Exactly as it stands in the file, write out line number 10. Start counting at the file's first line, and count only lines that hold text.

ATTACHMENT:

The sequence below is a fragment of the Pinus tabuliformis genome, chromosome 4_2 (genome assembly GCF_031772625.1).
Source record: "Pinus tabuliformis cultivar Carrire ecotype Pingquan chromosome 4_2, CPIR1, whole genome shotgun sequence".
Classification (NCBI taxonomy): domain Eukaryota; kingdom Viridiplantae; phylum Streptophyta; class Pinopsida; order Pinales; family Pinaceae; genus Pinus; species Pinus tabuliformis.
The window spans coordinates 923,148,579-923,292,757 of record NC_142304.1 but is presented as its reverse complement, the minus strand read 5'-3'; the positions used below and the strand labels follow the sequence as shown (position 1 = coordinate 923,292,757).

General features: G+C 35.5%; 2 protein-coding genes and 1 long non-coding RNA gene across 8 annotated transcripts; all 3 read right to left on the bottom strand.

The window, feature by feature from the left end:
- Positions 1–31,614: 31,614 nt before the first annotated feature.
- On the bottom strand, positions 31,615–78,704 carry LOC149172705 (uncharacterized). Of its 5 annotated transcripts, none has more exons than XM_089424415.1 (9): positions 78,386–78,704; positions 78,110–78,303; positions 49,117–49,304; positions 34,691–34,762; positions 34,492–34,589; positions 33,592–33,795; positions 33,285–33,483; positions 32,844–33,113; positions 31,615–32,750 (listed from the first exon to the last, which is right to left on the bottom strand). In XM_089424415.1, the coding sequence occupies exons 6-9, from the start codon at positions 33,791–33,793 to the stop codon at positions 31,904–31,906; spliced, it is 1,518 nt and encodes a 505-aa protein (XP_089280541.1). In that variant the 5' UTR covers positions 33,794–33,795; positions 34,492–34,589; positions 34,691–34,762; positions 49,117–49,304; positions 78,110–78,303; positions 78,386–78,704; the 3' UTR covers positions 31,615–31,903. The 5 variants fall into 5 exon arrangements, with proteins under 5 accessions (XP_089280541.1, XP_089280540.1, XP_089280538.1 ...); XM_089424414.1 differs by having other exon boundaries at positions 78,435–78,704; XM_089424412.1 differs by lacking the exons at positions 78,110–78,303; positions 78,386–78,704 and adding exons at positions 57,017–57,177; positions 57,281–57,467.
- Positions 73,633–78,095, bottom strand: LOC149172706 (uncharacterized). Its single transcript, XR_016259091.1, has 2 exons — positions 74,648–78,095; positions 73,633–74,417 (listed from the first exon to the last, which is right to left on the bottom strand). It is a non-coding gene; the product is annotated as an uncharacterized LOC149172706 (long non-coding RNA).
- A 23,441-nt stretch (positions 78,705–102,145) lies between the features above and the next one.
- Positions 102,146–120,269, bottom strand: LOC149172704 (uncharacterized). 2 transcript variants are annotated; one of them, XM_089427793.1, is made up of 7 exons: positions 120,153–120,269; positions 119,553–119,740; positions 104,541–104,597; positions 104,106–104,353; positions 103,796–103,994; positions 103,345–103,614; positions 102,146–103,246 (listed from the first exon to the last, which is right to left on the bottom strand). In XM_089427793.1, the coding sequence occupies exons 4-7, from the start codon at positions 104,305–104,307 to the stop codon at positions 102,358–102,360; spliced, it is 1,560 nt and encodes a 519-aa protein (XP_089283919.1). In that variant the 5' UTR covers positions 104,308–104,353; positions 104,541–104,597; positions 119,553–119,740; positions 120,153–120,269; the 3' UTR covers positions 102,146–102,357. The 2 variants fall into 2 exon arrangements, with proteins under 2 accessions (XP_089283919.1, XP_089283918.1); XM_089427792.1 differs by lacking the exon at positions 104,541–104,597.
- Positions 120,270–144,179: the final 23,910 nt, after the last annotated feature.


- A 23,441-nt stretch (positions 78,705–102,145) lies between the features above and the next one.